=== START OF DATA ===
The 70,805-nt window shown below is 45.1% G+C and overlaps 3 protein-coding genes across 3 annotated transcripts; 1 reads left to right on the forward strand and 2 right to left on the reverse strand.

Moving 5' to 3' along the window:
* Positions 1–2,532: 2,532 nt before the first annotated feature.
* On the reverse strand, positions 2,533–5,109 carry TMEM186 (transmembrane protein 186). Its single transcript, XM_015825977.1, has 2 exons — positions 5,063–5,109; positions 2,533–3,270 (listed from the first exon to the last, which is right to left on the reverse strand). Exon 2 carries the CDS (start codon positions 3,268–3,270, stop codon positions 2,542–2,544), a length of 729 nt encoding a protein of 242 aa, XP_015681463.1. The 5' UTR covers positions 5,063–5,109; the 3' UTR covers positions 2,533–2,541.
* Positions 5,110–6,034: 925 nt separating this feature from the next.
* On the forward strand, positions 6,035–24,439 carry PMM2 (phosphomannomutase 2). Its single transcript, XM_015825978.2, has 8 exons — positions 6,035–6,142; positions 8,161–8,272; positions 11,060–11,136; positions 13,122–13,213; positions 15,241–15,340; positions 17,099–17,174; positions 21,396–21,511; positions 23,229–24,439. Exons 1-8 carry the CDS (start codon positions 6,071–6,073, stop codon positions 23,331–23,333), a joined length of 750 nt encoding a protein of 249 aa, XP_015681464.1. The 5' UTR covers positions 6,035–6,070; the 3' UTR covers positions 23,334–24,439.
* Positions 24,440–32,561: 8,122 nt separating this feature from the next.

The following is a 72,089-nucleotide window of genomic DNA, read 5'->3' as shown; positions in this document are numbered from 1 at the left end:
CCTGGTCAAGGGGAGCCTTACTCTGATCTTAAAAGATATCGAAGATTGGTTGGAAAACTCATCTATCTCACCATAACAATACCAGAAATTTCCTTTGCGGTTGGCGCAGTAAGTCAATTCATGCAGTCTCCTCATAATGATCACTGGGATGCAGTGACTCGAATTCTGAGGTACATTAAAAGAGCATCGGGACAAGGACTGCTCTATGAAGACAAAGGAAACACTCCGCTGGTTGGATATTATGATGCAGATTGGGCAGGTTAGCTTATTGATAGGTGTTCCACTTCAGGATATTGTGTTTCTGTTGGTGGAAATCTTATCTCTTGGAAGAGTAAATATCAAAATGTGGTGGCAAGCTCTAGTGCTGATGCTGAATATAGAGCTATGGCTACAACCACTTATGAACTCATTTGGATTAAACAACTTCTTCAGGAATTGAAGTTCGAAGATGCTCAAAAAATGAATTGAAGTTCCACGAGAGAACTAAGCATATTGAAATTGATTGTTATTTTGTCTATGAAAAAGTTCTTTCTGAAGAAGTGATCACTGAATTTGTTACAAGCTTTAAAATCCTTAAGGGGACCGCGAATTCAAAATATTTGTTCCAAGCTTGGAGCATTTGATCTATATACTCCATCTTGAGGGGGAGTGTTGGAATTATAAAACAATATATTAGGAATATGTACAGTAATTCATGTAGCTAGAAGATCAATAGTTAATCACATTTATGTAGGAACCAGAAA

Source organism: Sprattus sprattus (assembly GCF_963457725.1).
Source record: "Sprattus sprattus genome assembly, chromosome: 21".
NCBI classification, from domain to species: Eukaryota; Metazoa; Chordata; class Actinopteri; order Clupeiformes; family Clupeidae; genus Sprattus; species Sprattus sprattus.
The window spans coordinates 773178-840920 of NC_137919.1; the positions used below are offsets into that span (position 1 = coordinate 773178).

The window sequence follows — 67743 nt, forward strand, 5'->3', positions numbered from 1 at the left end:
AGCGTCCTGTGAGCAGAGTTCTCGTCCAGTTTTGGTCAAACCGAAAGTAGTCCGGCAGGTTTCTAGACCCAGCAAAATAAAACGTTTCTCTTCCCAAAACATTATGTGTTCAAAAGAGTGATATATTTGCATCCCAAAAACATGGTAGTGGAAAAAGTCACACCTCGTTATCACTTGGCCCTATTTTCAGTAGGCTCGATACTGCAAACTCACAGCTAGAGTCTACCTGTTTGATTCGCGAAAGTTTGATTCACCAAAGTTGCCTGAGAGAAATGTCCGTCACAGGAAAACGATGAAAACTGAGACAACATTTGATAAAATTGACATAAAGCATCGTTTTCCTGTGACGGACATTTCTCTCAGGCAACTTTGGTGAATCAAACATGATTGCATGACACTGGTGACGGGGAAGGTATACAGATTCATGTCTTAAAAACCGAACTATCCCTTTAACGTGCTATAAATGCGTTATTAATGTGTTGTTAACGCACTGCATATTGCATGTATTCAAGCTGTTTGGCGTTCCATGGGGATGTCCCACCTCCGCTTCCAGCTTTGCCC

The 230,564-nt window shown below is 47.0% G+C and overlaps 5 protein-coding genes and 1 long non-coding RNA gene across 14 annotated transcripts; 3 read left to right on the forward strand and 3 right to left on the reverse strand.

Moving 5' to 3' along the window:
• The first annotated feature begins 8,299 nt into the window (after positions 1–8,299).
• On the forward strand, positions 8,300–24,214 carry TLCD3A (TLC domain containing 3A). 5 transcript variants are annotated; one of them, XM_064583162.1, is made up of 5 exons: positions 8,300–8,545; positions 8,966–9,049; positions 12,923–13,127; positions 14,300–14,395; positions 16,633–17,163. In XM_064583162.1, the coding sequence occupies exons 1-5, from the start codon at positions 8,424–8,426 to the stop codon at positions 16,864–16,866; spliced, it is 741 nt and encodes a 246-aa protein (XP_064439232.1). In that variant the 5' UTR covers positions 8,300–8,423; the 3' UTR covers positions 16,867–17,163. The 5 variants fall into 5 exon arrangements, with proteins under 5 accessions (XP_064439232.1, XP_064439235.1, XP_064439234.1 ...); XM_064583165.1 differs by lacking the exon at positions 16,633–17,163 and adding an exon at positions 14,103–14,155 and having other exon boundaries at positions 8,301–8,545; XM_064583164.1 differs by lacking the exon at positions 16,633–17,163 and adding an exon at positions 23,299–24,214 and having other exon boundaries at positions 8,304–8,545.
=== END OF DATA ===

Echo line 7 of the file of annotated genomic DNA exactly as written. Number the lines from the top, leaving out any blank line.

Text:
* Positions 24,440–32,561: 8,122 nt separating this feature from the next.